US51923269 Sep 19919 Mar 1993Pfizer Hospital Products Group, Inc.Hydrogel bead intervertebral disc nucleus
US52097555 Jun 199211 May 1993Stella AbrahanDermal exciser
US525803114 Dec 19922 Nov 1993Danek MedicalIntervertebral disk arthroplasty
US530007328 Jan 19925 Apr 1994Salut, Ltd.Sacral implant system
US530627531 Dec 199226 Apr 1994Bryan Donald WLumbar spine fixation apparatus and method
US530630823 Oct 199026 Apr 1994Ulrich GrossIntervertebral implant
US53063094 May 199226 Apr 1994Calcitek, Inc.Spinal disk implant and implantation kit
US533047911 Mar 199319 Jul 1994Whitmore Henry BReciprocating bone punch
US536043126 Apr 19901 Nov 1994Cross Medical ProductsTranspedicular screw system and method of use
US536859617 May 199329 Nov 1994Burkhart; Stephen S.Augmented awl for creating channels in human bone tissue
US537069719 Feb 19936 Dec 1994Sulzer Medizinaltechnik AgArtificial intervertebral disk member
US537259814 May 199213 Dec 1994Howmedica GmbhSmall bone plate for cranial or facial fractures or the like
US540078415 Oct 199328 Mar 1995Case Western Reserve UniversitySlowly penetrating inter-fascicular nerve cuff electrode and method of using
US540126910 Mar 199328 Mar 1995Waldemar Link Gmbh & Co.Intervertebral disc endoprosthesis
US541357610 Feb 19939 May 1995Rivard; Charles-HilaireApparatus for treating spinal disorder
US541566124 Mar 199316 May 1995University Of MiamiImplantable spinal assist device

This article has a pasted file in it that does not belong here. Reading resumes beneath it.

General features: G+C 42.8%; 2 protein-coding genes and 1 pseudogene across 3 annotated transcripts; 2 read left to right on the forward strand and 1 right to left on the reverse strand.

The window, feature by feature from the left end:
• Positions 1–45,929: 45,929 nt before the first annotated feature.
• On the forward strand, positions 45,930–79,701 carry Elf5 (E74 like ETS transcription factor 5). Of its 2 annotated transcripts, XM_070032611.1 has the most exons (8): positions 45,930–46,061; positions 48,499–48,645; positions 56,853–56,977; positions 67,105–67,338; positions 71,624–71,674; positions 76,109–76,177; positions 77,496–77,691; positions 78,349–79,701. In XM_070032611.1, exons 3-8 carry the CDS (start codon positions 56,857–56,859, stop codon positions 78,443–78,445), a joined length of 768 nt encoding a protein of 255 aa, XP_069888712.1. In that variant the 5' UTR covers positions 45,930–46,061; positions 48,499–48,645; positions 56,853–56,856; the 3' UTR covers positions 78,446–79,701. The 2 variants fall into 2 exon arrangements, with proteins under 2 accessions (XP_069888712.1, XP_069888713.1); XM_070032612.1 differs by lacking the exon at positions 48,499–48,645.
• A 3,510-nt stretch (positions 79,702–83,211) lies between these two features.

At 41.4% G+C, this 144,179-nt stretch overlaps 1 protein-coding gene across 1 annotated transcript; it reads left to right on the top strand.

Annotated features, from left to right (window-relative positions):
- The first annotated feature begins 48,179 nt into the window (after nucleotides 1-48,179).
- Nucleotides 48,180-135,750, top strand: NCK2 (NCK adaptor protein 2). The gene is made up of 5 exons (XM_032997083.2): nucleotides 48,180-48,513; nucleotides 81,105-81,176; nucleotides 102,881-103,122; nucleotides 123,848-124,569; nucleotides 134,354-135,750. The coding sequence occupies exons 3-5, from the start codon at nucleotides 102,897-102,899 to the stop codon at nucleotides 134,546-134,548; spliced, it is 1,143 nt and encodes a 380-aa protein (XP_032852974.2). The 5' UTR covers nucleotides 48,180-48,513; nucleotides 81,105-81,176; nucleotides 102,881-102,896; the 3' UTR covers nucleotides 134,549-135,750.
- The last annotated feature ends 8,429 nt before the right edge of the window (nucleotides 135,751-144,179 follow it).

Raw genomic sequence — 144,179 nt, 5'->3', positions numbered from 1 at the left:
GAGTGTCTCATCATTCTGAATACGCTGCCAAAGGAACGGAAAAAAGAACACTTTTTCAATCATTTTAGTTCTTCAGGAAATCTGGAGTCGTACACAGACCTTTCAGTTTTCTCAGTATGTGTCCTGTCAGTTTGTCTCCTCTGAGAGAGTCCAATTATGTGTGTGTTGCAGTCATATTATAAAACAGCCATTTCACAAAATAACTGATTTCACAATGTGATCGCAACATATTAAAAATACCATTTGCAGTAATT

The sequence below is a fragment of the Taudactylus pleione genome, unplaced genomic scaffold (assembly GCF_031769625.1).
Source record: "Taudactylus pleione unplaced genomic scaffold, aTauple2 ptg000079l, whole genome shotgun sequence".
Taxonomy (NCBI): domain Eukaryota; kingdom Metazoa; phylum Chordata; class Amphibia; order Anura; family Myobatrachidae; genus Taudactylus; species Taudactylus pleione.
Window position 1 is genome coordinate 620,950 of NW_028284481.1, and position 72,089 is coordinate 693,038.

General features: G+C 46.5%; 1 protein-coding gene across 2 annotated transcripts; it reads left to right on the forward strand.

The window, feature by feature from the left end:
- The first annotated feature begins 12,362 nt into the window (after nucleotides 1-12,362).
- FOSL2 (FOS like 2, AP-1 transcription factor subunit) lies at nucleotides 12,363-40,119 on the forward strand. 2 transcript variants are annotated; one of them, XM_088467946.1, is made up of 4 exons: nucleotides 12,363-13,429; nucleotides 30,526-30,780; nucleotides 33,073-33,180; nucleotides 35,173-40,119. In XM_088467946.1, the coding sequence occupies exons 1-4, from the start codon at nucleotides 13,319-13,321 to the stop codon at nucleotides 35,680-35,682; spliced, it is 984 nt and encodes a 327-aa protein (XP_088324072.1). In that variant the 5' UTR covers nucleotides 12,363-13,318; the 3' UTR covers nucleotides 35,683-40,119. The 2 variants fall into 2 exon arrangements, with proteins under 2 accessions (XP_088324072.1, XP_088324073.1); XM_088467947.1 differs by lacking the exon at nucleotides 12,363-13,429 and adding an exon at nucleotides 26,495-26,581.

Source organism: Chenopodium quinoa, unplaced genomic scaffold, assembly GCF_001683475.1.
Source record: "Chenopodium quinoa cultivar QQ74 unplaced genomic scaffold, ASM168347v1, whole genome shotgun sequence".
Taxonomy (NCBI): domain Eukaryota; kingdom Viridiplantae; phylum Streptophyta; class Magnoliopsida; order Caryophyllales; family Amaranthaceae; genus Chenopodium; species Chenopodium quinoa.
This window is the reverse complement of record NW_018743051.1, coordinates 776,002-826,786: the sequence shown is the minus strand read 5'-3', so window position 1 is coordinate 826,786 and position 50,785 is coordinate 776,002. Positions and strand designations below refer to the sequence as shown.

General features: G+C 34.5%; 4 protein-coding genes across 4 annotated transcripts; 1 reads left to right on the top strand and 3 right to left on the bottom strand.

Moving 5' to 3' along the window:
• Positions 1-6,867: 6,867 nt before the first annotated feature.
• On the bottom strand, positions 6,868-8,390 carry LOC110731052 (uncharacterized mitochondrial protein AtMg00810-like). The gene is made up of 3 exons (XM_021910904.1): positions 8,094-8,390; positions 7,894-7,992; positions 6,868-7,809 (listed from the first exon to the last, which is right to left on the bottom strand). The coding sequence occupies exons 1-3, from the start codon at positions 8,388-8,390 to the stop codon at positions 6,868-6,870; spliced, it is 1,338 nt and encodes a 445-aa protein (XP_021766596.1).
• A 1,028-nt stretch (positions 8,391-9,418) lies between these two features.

US54257735 Apr 199420 Jun 1995Danek Medical, Inc.Intervertebral disk arthroplasty device
US543767226 Aug 19941 Aug 1995Alleyne; NevilleSpinal cord protection device
US544563913 Aug 199129 Aug 1995Spine-Tech, Inc.Intervertebral reamer construction
US545864218 Jan 199417 Oct 1995Beer; John C.Synthetic intervertebral disc
US54586431 Feb 199417 Oct 1995Kyocera CorporationArtificial intervertebral disc
US546254224 Jan 199431 Oct 1995United States Surgical CorporationSternum buckle with serrated strap
US548775623 Dec 199430 Jan 1996Simon Fraser UniversityImplantable cuff having improved closure
US549188213 Sep 199420 Feb 1996Walston; D. KennethMethod of making joint prosthesis having PTFE cushion
US549631818 Aug 19935 Mar 1996Advanced Spine Fixation Systems, Inc.Interspinous segmental spine fixation device
US550782315 Sep 199416 Apr 1996Walston; D. KennethJoint prosthesis having PTFE cushion
US551418014 Jan 19947 May 1996Heggeness; Michael H.Prosthetic intervertebral devices
US552731219 Aug 199418 Jun 1996Salut, Ltd.Facet screw anchor
US55273144 Jan 199318 Jun 1996Danek Medical, Inc.Spinal fixation system
US553402820 Apr 19939 Jul 1996Howmedica, Inc.Hydrogel intervertebral disc nucleus with diminished lateral bulging
US553403025 Apr 19949 Jul 1996Acromed CorporationSpine disc
US554070625 Jan 199330 Jul 1996Aust; Gilbert M.Surgical instrument
US554522928 Jul 199313 Aug 1996University Of Medicine And Dentistry Of NjFunctional and biocompatible intervertebral disc spacer containing elastomeric material of varying hardness